ACS hoax letter. Sorry - who knew?

James Woodson jwoodson at ucla.edu
Thu Jul 24 17:42:35 EST 1997


Here's a print from their website.  Sorry, I fail to see how anyone
benefitted from such a stupid prank.

It certainly puts a damper on one's sympathies when something like this
happens.

Apologies again, James

                                                Fraudulent Chain Letter

                                         This statement may be copied or
reprinted by online users

The American Cancer Society is greatly disturbed by reports of a fraudulent
chain letter circulating on the internet which lists the American Cancer
Society as a
"corporate sponsor" but which has in no way been endorsed by the American
Cancer Society. There are several variations of this letter in circulation,
including
one which has a picture of "Tickle Me Elmo" and one that is essentially a
paraphrase of the letter below.

The text of the original message reads as follows:

LITTLE JESSICA MYDEK IS SEVEN YEARS OLD AND IS SUFFERING FROM AN ACUTE AND
VERY RARE CASE OF CEREBRAL CARCINOMA.
THIS CONDITION CAUSES SEVERE MALIGNANT BRAIN TUMORS AND IS A TERMINAL
ILLNESS. THE DOCTORS HAVE GIVEN HER SIX
MONTHS TO LIVE.

AS PART OF HER DYING WISH, SHE WANTED TO START A CHAIN LETTER TO INFORM
PEOPLE OF THIS CONDITION AND TO SEND PEOPLE
THE MESSAGE TO LIVE LIFE TO THE FULLEST AND ENJOY EVERY MOMENT, A CHANCE
THAT SHE WILL NEVER HAVE. FURTHERMORE,
THE AMERICAN CANCER SOCIETY AND SEVERAL CORPORATE SPONSORS HAVE AGREED TO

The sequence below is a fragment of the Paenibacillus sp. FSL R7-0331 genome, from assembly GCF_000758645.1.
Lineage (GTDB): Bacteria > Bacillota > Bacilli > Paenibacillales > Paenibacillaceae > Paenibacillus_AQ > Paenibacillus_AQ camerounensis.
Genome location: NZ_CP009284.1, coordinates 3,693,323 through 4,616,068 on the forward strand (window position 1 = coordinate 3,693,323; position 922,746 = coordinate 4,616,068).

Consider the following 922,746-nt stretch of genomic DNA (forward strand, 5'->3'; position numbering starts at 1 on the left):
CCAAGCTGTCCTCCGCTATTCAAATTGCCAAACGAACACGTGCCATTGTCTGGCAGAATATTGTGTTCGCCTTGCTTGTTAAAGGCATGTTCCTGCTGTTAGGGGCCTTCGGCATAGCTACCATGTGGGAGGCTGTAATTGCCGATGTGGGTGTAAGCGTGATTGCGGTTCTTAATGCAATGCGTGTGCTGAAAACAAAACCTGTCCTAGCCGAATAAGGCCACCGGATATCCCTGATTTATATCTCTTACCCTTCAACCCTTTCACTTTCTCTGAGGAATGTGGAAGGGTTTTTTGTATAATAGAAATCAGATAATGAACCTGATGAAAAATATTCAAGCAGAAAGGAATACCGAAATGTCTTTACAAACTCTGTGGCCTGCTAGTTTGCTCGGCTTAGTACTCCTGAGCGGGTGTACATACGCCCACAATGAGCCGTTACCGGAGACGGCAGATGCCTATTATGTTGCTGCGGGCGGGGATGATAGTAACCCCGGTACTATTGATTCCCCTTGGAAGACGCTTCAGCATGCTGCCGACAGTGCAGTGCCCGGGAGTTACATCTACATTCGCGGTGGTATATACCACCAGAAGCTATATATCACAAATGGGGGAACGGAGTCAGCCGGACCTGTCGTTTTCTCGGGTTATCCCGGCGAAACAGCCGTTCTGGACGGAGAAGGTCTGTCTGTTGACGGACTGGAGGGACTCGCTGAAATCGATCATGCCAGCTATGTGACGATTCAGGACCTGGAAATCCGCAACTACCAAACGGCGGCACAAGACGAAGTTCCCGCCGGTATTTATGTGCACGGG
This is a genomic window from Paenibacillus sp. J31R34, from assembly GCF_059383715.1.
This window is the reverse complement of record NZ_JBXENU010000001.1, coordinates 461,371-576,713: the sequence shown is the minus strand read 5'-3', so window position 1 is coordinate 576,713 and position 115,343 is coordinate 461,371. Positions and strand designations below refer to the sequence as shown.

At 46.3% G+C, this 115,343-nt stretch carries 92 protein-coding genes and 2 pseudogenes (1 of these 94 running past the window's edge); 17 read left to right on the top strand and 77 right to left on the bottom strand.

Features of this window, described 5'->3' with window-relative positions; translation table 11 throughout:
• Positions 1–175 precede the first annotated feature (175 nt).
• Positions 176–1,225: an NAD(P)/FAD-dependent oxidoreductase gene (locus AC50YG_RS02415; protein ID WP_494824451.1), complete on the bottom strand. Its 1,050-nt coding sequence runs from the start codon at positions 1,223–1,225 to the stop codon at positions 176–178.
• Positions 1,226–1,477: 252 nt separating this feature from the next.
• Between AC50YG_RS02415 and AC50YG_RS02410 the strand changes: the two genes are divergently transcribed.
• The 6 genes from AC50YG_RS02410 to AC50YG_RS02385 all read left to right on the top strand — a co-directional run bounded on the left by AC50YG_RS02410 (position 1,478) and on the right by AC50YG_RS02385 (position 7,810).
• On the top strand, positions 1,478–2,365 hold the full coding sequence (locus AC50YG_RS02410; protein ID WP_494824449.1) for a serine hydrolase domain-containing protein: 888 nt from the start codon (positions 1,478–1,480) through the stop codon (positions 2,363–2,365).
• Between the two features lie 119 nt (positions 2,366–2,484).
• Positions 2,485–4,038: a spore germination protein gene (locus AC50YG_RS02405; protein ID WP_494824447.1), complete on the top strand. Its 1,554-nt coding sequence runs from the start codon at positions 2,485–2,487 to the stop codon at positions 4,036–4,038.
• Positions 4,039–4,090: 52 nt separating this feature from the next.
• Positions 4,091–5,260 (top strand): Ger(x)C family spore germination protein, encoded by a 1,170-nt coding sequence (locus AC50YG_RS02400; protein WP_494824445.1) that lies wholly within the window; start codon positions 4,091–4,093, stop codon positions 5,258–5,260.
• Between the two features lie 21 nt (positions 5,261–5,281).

DONATE THREE CENTS TOWARD
CONTINUING CANCER RESEARCH FOR EVERY NEW PERSON THAT GETS FORWARDED THIS
MESSAGE. PLEASE GIVE JESSICA AND ALL
CANCER VICTIMS A CHANCE.

IF THERE ARE ANY QUESTIONS, SEND THEM TO THE AMERICAN CANCER SOCIETY AT
ACS at AOL.COM

As far as the American Cancer Society can determine, the story of Jessica
Mydek is completely unsubstantiated. No fundraising efforts are being made
by the American Cancer Society using chain letters of any kind.
Furthermore, the email address ACS at AOL.COM is inactive. Any messages to the
American Cancer Society should be instead sent through the American Cancer
Society website at http://www.cancer.org.

This particular chain letter with its heartbreaking story appears to have
struck an emotional chord with online users. Although we are very concerned
that the
American Cancer Society's name has been used to manipulate the online
public, we applaud the good intentions of all who participated in this
letter. We are
pleased to note that there are so many caring individuals out there and
hope that they will find another way to support cancer research. Jessica
Mydek's story,
whether true or false, is representative of that of many cancer patients
who benefit daily from the efforts of legitimate cancer organizations
nationwide.





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